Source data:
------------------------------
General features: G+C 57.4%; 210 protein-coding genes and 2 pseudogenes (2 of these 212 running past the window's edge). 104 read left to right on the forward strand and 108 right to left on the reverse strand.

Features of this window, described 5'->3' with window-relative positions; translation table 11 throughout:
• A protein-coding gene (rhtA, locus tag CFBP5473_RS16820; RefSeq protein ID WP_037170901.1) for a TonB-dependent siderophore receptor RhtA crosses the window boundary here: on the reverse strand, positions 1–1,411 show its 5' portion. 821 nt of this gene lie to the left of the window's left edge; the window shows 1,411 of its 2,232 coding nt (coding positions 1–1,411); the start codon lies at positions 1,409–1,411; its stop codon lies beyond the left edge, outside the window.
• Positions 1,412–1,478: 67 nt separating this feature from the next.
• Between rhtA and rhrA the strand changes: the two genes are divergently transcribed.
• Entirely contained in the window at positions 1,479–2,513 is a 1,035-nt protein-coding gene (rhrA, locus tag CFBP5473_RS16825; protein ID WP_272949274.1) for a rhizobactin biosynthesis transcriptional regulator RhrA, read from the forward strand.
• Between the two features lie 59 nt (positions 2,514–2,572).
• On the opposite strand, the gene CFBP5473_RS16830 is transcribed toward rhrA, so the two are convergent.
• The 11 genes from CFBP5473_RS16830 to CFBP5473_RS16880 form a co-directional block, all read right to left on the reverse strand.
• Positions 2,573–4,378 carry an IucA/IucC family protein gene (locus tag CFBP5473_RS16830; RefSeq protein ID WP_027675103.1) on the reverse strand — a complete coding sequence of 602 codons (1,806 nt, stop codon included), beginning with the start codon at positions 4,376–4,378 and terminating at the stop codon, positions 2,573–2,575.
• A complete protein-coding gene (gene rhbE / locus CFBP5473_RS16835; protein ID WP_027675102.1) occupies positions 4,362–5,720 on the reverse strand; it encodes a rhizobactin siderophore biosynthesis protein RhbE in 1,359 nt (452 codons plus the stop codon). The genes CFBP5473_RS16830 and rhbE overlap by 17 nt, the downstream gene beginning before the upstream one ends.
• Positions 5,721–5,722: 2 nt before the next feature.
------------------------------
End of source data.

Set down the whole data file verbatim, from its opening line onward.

General features: G+C 57.4%; 210 protein-coding genes and 2 pseudogenes (2 of these 212 running past the window's edge). 104 read left to right on the forward strand and 108 right to left on the reverse strand.

Features of this window, described 5'->3' with window-relative positions; translation table 11 throughout:
• A protein-coding gene (rhtA, locus tag CFBP5473_RS16820; RefSeq protein ID WP_037170901.1) for a TonB-dependent siderophore receptor RhtA crosses the window boundary here: on the reverse strand, positions 1–1,411 show its 5' portion. 821 nt of this gene lie to the left of the window's left edge; the window shows 1,411 of its 2,232 coding nt (coding positions 1–1,411); the start codon lies at positions 1,409–1,411; its stop codon lies beyond the left edge, outside the window.
• Positions 1,412–1,478: 67 nt separating this feature from the next.
• Between rhtA and rhrA the strand changes: the two genes are divergently transcribed.
• Entirely contained in the window at positions 1,479–2,513 is a 1,035-nt protein-coding gene (rhrA, locus tag CFBP5473_RS16825; protein ID WP_272949274.1) for a rhizobactin biosynthesis transcriptional regulator RhrA, read from the forward strand.
• Between the two features lie 59 nt (positions 2,514–2,572).
• On the opposite strand, the gene CFBP5473_RS16830 is transcribed toward rhrA, so the two are convergent.
• The 11 genes from CFBP5473_RS16830 to CFBP5473_RS16880 form a co-directional block, all read right to left on the reverse strand.
• Positions 2,573–4,378 carry an IucA/IucC family protein gene (locus tag CFBP5473_RS16830; RefSeq protein ID WP_027675103.1) on the reverse strand — a complete coding sequence of 602 codons (1,806 nt, stop codon included), beginning with the start codon at positions 4,376–4,378 and terminating at the stop codon, positions 2,573–2,575.
• A complete protein-coding gene (gene rhbE / locus CFBP5473_RS16835; protein ID WP_027675102.1) occupies positions 4,362–5,720 on the reverse strand; it encodes a rhizobactin siderophore biosynthesis protein RhbE in 1,359 nt (452 codons plus the stop codon). The genes CFBP5473_RS16830 and rhbE overlap by 17 nt, the downstream gene beginning before the upstream one ends.
• Positions 5,721–5,722: 2 nt before the next feature.